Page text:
At the University of Chicago, Ginny Too was “the Asian girl with glasses hanging out at the library.” She was neither athletic nor outdoorsy. “It was never part of my upbringing,” she says.
How things have changed. Too, now 34, has climbed three challenging mountains: Kilimanjaro in Tanzania, Cotopaxi in Ecuador, and Mount Whitney in California.
More impressive, the “geek” who graduated Phi Beta Kappa has hiked the entire length of the Appalachian Trail and, for good measure, America’s two other long-distance trails, the Pacific Crest Trail and the Continental Divide Trail. Earlier this fall, she was honored for completing the so-called “Triple Crown” by the American Long Distance Hiking Association – West. She is in elite company; only 233 hikers have had the stamina and perseverance to accomplish the 8,000-mile feat.
Her adventures have convinced Too of the importance of taking chances and risks. She has also become more appreciative of her fellow travelers, both on the trail and in life.
“Whenever I saw people on the trail, I would stop and take the time to hear their stories. I came to appreciate the value of interacting with people I may never see again. I try to talk to people more now and to have meaningful conversations.”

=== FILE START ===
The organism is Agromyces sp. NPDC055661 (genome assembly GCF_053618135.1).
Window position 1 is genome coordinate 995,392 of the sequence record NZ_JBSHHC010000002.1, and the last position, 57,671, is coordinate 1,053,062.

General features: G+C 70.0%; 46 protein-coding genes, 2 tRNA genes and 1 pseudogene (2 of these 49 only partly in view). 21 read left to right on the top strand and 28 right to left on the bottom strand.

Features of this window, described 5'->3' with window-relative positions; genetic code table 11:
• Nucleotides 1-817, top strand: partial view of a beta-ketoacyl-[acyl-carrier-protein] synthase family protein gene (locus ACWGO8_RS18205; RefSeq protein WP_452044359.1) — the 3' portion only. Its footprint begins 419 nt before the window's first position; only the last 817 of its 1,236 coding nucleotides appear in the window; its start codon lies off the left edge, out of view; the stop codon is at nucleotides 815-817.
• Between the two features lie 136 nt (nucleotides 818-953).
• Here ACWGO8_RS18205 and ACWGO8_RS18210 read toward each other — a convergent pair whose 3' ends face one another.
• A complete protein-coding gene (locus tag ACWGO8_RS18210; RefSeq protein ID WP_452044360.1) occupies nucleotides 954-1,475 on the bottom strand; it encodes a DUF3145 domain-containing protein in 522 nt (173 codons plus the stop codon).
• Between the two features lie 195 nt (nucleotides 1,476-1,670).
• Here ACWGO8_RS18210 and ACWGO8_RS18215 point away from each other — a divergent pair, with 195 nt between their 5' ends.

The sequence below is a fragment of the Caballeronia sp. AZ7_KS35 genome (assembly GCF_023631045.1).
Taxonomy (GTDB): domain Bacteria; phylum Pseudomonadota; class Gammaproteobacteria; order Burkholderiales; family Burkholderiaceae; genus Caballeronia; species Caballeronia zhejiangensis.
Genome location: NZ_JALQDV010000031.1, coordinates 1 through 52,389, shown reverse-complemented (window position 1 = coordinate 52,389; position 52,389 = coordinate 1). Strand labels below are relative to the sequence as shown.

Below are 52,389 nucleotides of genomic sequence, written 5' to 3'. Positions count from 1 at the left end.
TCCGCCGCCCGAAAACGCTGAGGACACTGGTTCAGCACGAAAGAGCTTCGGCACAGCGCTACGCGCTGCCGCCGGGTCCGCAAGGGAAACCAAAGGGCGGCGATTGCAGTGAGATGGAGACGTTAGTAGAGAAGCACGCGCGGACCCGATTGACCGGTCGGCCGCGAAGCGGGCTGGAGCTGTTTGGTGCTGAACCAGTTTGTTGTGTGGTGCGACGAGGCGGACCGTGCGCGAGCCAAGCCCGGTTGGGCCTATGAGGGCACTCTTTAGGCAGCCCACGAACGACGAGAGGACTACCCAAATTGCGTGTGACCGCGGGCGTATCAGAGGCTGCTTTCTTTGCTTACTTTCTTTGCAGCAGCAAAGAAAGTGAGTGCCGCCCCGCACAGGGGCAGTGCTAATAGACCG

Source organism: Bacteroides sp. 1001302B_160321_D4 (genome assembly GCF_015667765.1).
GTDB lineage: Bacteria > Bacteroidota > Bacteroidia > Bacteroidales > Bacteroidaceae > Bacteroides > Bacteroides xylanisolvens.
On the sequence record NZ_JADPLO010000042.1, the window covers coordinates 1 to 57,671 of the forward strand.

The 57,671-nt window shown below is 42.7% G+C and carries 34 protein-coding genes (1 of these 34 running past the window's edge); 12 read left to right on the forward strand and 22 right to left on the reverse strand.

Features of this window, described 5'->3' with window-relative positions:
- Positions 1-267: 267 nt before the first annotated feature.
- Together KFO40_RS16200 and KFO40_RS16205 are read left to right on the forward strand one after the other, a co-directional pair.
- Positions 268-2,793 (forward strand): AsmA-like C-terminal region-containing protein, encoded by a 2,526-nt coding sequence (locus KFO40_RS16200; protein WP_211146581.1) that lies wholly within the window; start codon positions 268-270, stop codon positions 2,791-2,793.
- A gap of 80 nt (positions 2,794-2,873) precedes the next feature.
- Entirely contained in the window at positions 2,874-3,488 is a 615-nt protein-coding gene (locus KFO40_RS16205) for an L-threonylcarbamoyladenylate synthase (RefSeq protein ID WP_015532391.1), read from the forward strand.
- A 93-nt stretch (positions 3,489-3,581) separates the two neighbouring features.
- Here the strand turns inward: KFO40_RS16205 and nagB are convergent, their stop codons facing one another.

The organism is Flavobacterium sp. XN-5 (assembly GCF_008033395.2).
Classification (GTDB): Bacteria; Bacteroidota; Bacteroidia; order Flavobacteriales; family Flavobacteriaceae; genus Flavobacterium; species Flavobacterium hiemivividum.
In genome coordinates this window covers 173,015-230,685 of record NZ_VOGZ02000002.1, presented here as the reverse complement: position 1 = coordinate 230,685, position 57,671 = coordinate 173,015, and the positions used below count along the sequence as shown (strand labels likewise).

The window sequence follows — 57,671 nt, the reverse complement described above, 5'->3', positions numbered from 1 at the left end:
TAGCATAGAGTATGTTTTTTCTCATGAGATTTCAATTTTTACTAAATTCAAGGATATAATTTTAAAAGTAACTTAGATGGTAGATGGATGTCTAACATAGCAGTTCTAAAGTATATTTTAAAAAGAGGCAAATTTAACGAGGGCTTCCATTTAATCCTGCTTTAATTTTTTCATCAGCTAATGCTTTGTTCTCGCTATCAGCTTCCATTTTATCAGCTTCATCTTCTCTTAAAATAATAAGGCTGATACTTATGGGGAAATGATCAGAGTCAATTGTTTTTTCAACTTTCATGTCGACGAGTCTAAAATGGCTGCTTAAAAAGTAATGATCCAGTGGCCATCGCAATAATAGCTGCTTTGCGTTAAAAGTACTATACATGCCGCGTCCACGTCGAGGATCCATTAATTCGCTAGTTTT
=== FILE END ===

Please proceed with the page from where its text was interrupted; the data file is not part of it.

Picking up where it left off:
Temperatures are dropping, snow is in the forecast and restlessness tugs against the temptation to grab a good book and settle in by the fire. With a few exceptions, most bikes, boats and summer gear are packed away for next year.
Then the email rolls in. “Hey, who wants to do some winter hiking?”
It appears that there are two kinds of winter hiking. One involves multi-day excursions that are borderline tests of survival skills while the other is simply doing what you do in the summer but adapting to winter terrain and conditions.
To get outdoors to hike in the winter requires the same steps as doing so at any other time during the years, just more of them.
Yellowstone, America’s first national park, is one of the USA’s most popular vacation destinations, especially during the summer months. This same park rewards adventurous travelers with a much more intimate experience during the winter when only about five percent of the park’s 3.4 million annual guests choose to visit.
For first-time Yellowstone visitors, winter in the park is like magic. For travelers who have enjoyed Yellowstone only during the spring, summer, or fall, a winter visit is like being in a different park. In addition to smaller crowds, there are few vehicles (only a small portion of the park’s roads are open during winter) and an entirely different array of activities. A snow-covered Yellowstone is truly a wondrous place.
Three major issues of a winter visit to Yellowstone are: 1) how to get there, 2) where to stay, and 3) what to do once you arrive.